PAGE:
Thursday, April 16, 2009

(Yet) more kittens

It's late, I'm tired, but I can't hop in bed just yet. Why not? Because we just found a cat giving birth on our bedspread. That's why not.

Remember Bowie, our new kitten? Turns out she was pregnant when we let her in the house (cat gestational period: 9 weeks, so she had to be pregnant already). We didn't realize until a few weeks ago that she wasn't just getting fat on the rich indoor kitty diet, and by then we would've felt bad throwing her out.

We're still not sure what to do about the kittens. My first thought is to carry the mom and babies outside (I put Bowie in a big plastic tote as soon as we found her in labor) and leave them in the garage; it's pretty safe, and the weather's not bad. I really don't want any more cats inside. Bowie herself seems like maybe one too many sometimes. So a pile of kittens -- while extremely cute -- will eventually turn into a herd of cats we don't have space for or inclination to keep. But I won't put them out until tomorrow at the earliest.

So, anyone want a kitten?

Coffee economy

I just figured out something surprising: if you make it at home, the price of a latte is about 65% of the price of a cup of brewed coffee. Until I measured, I didn't realize how much less coffee you use to make espresso. And you don't need to keep half-and-half on hand, like you do with coffee. I figure a latte at home costs close to 45 cents: 25 cents for the milk, 15 cents for the coffee, and a nickel for the sugar. Brewed coffee costs close to 45 cents just for the coffee alone, plus another 20 cents for half-and-half and a nickel for sugar. I was doing math to see how much money we'd save by going back to regular coffee, and I'm pleasantly surprised to find we've got financial incentive to stick with our traditional morning latte. Of course, this doesn't factor in that an espresso machine costs a lot more than a coffee pot. But we already own it; I'm just looking at daily expense here.

Of the funny, Laura and I have a running joke about my equivalent Starbucks experience. We rarely skip the morning latte; it's conservative to assume I make 600 lattes a year, and we've been doing this for six years. A busy barista makes at most 100 a day (plus, of course, a pile of mochas and iced coffees and every other random half-skim half-caf no-whip caramel macchiato a customer asks for). This means I've got over a month of Starbucks-equivalent latte experience!

And I make a killer mocha, too....

Wednesday, April 15, 2009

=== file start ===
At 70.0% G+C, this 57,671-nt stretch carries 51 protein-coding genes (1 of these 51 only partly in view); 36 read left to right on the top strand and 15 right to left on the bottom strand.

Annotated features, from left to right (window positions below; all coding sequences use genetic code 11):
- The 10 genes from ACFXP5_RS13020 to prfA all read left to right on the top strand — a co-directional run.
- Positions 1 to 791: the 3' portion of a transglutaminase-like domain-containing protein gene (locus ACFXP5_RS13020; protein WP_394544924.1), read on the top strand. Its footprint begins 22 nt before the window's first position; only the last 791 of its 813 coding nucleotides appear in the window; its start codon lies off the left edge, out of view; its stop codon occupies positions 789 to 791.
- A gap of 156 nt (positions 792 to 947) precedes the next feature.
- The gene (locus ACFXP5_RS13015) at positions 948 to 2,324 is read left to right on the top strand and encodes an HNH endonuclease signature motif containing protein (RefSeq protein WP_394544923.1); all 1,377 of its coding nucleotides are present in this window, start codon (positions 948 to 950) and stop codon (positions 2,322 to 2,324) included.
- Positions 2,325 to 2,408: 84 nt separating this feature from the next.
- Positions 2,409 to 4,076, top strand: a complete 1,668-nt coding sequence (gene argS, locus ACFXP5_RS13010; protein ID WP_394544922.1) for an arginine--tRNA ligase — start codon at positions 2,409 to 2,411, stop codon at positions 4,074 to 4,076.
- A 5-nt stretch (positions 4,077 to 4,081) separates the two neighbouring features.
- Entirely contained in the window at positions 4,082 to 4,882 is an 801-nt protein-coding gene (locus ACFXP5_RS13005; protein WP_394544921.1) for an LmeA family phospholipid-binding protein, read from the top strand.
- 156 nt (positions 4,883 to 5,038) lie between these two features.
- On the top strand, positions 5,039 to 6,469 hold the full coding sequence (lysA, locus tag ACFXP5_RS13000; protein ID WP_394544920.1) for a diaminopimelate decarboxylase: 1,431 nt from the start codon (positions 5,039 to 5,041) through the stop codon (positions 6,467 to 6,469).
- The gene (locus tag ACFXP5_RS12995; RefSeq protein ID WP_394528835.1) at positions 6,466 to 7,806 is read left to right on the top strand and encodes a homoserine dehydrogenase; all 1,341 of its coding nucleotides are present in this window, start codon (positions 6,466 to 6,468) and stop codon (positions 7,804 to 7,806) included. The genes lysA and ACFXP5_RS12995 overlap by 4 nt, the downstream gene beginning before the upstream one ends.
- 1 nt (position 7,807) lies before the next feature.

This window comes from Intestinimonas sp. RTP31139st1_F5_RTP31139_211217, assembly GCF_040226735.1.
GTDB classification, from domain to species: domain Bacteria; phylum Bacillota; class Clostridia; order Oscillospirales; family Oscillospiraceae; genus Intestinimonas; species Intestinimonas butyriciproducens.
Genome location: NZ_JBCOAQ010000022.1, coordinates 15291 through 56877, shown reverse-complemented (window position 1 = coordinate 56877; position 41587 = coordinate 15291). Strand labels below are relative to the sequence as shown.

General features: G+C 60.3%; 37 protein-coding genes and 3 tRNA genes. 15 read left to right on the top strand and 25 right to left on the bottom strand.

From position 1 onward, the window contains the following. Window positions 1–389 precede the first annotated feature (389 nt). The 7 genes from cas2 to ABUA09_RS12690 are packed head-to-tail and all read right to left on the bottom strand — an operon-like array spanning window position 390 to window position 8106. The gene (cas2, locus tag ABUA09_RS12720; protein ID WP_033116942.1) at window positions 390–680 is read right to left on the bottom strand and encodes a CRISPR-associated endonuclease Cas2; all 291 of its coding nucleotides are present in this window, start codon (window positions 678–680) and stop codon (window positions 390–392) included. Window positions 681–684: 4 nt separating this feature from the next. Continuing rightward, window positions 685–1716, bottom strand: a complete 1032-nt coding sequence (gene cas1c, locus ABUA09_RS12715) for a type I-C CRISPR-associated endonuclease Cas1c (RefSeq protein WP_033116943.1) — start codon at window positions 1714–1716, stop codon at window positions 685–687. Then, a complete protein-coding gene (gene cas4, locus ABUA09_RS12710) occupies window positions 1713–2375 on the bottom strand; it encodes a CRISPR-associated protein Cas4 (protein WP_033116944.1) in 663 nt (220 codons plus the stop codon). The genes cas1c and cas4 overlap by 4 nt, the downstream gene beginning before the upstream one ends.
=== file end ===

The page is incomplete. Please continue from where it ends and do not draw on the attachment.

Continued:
I wish I were this clever!

Randall Munroe invents a coathanger-based widget to allow him to read in bed with ease. Pro: you need only a coathanger and pliers to make the widget. Con: you need an Amazon Kindle 2. But it's wildly clever and extremely practical, and it solves a problem that everyone has....

Pimp My MacBook

Every so often, when I've got a few minutes to kill near a computer, I play a game on shopping websites. I pick something you can extensively customize, then I hunt for the most expensive possible customization. I don't know why I find it so amusing, but I'm interested to know that, if you really wanted one, Apple would build you a $20,000 Mac Pro, or Toyota would sell you a Rav4 (base price: $21,500) for $36,000.

Now that I think about it, it might be a bit cathartic for me to do this kind of exercise. I generally go the other direction when I buy stuff -- is there any way I can get this $50 piece of hardware for $40? So temporarily pretending I've got huge cash reserves is a cheap, quick financial power trip.

Tuesday, April 14, 2009

I needed that.

We paid our taxes yesterday. And I mean paid. Unlike a lot of people, we don't get a refund -- we have self-employment income, so we owe social security, and we don't have taxes withheld from these jobs. And this year was a bigger hit than we were expecting. So I spent this morning feeling depressed about money. And I wanted a treat of some kind, even if it's my usual $2 coffee-and-bagel combo, but I just couldn't justify spending the money.

So, I was a bit down when I was setting up for the Indiana Secretary of State seminar in the Artsgarden today. But, it turned out that Chick-fil-A donated a bunch of lunches for the seminar patrons. So when they brought me yummy lunch (with a fudge brownie!), it was exactly what I needed. It's a little thing, I know, but that free lunch really brightened my outlook and gave me the vibe that better times are ahead. I know it's a little silly, but I feel much, much better now....

Monday, April 13, 2009

It's hard being a superhero

Laura and I trekked through a huge parking lot Saturday. As I was walking past a wide variety of vehicles, it occurred to me: if I were a superhero, and I needed to pick up a car and wallop a supervillain with it, I'd have a problem. There's no good way to pick up a car! You can't grab it by the bumper; that piece of expensive, color-matched plastic will pop right off. You probably couldn't even get enough lift on the bumper to pick the car up high enough to grab the axle. Ditto, any upper part of the frame, or any part of the body. I think my best bet, if I had to whack Masked Menace with a car, would be to pick it up by a wheel, then flip it enough that I could grab the axle. Even then, the axle would probably not deal well with the strain of being used as a handle; pieces would bend or pop, and the resultant wobble would throw my aim off.